What at first glance sounds like some pretty boring legal jargon was actually rather intriguing, as the 38-page document detailed United’s arrangement with the London branch of the Macquarie Group; the Australian bank which provides the Blades with an undisclosed, secure cash amount on their Premier League parachute payments.
This is certainly nothing new – The Star first reported that United were doing business with Macquarie and had a loan facility in place in 2019 – but with the bank known as ‘Vampire Kangaroo’ due to his ruthless focus on profits, some Blades fans have little worried about the club’s financial future.
So we spoke with football finance expert Kieran Maguire, lecturer at the University of Liverpool and author of the book The Price of Football, to try to understand everything …
What are we dealing with here?
It is in fact a reversal or renewal of the relationship United have with Macquarie Bank. Parachute payments come in lump sums over a period of time, just like Premier League money.
And all that says is Sheffield United are awaiting their next Premier League payout and could be content with a little cash now. So Macquarie said, “We’re going to give you the money now.”
It’s a bit more sophisticated, but it’s broadly equivalent to a payday loan. If you have cash flow problems today and you have the money guaranteed in a month or a few months, then the banks will lend you on the basis that when you get that money guaranteed it gets transferred to the bank.
It’s a cash management problem, more than anything, and it’s very, very common in football. Even some so-called “blue chip” clubs are involved.
Manchester United have taken out an overdraft facility with some banks for £ 200million, Spurs have taken more than £ 630million in loans. How can you and I afford a house if we want to buy one? We get a mortgage.
Debt in itself is therefore not a problem. If there is a cheaper alternative, which could be for the owner to invest the money, then that’s fine, but it may not be feasible for a number of reasons. This could be the club structure, the owner can have his wealth tied to assets.
So this arrangement is common?
It is certainly quite common. Southampton, my club Brighton took a similar loan from Barclays, West Ham… a lot of clubs are involved. And remember, we are emerging from the biggest health crisis the world has faced in a century.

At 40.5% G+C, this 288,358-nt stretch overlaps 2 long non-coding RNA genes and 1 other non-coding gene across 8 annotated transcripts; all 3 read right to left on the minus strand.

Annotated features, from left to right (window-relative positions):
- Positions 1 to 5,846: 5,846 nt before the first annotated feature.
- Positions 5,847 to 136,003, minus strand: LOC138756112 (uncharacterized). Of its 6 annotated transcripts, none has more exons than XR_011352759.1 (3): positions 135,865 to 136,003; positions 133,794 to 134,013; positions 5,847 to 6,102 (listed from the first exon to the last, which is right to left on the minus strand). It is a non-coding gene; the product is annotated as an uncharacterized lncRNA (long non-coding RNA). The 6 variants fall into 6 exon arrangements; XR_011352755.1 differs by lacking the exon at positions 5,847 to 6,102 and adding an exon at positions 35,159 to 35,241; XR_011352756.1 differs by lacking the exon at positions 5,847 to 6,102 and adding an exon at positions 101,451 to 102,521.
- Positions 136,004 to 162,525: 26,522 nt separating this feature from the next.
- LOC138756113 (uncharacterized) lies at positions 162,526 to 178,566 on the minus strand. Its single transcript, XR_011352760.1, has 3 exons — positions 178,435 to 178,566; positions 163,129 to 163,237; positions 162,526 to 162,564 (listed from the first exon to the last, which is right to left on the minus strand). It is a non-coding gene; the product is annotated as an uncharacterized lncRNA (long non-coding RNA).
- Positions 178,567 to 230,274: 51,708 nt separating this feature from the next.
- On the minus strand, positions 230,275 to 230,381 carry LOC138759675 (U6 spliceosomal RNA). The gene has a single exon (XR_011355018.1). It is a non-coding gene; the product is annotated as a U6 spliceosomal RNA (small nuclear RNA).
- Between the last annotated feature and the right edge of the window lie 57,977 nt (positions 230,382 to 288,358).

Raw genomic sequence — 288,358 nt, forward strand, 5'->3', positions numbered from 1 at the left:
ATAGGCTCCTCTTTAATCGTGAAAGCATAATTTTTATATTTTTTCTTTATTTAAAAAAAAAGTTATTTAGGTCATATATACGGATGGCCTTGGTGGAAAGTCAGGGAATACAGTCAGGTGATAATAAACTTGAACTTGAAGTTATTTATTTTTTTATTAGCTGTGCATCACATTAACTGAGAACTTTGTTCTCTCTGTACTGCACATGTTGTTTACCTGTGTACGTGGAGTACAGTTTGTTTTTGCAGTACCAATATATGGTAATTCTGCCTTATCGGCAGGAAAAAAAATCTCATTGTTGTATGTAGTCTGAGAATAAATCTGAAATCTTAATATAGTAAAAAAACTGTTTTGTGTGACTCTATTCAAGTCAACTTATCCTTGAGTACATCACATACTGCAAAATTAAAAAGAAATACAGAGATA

These provisions revolved around before Covid, but they have accelerated since the coronavirus in terms of clubs going to these third parties. Southampton, Derby, Sunderland have borrowed… if I went through the full list, it would be pretty big.
Why would a club go down this path?
It’s more a cash flow issue than anything else. Clubs are constantly budgeting and identifying when they need money for specific issues.
Even though United had had a quiet transfer window, they had existing creditors of £ 95million in the accounts until July 2020. So some should have been paid and others would be linked to pending transfers, payments to players.
They signed a few players in the summer of 2020 and maybe paid half the fees then, and the rest over the next two years. We fans forget this because we tend to assume that if you sign a player for £ 23million you pay it all in one go.
But it’s the ongoing commitments that need to be factored in and create cash flow needs in these clubs, potentially requiring contacting an institution like Macquarie.
How much will it cost United?
The fees for clubs are interest charges. There was an article online recently which suggested that clubs pay an average of six to eight percent, which is not obscene.
It’s not cheap, but it’s not obscene. It could be that Macquarie has loaned United some of the payments they will receive over the next few years. After all, you don’t get a 100% bank mortgage on your house. So it could be £ 10million, £ 20million, £ 80million. We don’t know how much is involved.
United were the most profitable club in the Premier League in 2019/20. They had a fantastic season after leaving the league so the players would have had increases in their contracts but would not be on the amounts that many other players from other clubs would have been on.
Last season there were more raises and signings of players expecting Premier League salaries and the profits may have evaporated.
So, is there a reason Blades fans are worried?
You have to look at a club’s short term and long term financial needs, and I think those are short term cash flow issues. It is up to the management team to make sure that the debts can be paid.
Open invoices must be paid as they fall due, as is the case for all businesses and for all of us when it comes to our personal finances. Going forward, the club still have assets they can sell and I think some of the players who are still at the club were expected to be able to leave this summer. But they could leave in 12 months.
But there is no need to panic at first glance. I borrowed money when I had to in the past, and I’m still here.